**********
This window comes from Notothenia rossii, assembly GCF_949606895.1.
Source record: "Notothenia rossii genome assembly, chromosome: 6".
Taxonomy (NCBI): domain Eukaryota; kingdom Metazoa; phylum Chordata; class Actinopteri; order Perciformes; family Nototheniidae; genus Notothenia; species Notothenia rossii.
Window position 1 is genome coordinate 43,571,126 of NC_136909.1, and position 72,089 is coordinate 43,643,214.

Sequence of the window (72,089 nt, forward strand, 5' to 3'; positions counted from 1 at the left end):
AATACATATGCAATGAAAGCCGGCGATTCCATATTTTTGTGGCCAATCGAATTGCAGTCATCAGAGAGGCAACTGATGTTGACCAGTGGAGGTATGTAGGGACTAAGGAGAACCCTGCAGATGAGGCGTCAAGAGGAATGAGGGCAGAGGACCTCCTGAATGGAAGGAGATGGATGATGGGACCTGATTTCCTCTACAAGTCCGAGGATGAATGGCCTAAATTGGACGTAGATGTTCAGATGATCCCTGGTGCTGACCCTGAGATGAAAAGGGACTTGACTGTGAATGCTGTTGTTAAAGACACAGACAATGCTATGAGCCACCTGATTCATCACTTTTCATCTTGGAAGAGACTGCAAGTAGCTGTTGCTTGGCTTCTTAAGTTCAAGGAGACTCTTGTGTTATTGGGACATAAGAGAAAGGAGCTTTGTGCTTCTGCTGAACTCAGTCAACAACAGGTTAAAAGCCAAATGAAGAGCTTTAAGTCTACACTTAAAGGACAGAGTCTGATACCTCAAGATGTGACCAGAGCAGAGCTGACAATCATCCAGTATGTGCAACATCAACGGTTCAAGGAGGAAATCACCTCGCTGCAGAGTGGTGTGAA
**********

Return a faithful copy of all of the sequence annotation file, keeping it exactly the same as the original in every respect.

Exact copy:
This window comes from Notothenia rossii, assembly GCF_949606895.1.
Source record: "Notothenia rossii genome assembly, chromosome: 6".
Taxonomy (NCBI): domain Eukaryota; kingdom Metazoa; phylum Chordata; class Actinopteri; order Perciformes; family Nototheniidae; genus Notothenia; species Notothenia rossii.
Window position 1 is genome coordinate 43,571,126 of NC_136909.1, and position 72,089 is coordinate 43,643,214.

Sequence of the window (72,089 nt, forward strand, 5' to 3'; positions counted from 1 at the left end):
AATACATATGCAATGAAAGCCGGCGATTCCATATTTTTGTGGCCAATCGAATTGCAGTCATCAGAGAGGCAACTGATGTTGACCAGTGGAGGTATGTAGGGACTAAGGAGAACCCTGCAGATGAGGCGTCAAGAGGAATGAGGGCAGAGGACCTCCTGAATGGAAGGAGATGGATGATGGGACCTGATTTCCTCTACAAGTCCGAGGATGAATGGCCTAAATTGGACGTAGATGTTCAGATGATCCCTGGTGCTGACCCTGAGATGAAAAGGGACTTGACTGTGAATGCTGTTGTTAAAGACACAGACAATGCTATGAGCCACCTGATTCATCACTTTTCATCTTGGAAGAGACTGCAAGTAGCTGTTGCTTGGCTTCTTAAGTTCAAGGAGACTCTTGTGTTATTGGGACATAAGAGAAAGGAGCTTTGTGCTTCTGCTGAACTCAGTCAACAACAGGTTAAAAGCCAAATGAAGAGCTTTAAGTCTACACTTAAAGGACAGAGTCTGATACCTCAAGATGTGACCAGAGCAGAGCTGACAATCATCCAGTATGTGCAACATCAACGGTTCAAGGAGGAAATCACCTCGCTGCAGAGTGGTGTGAA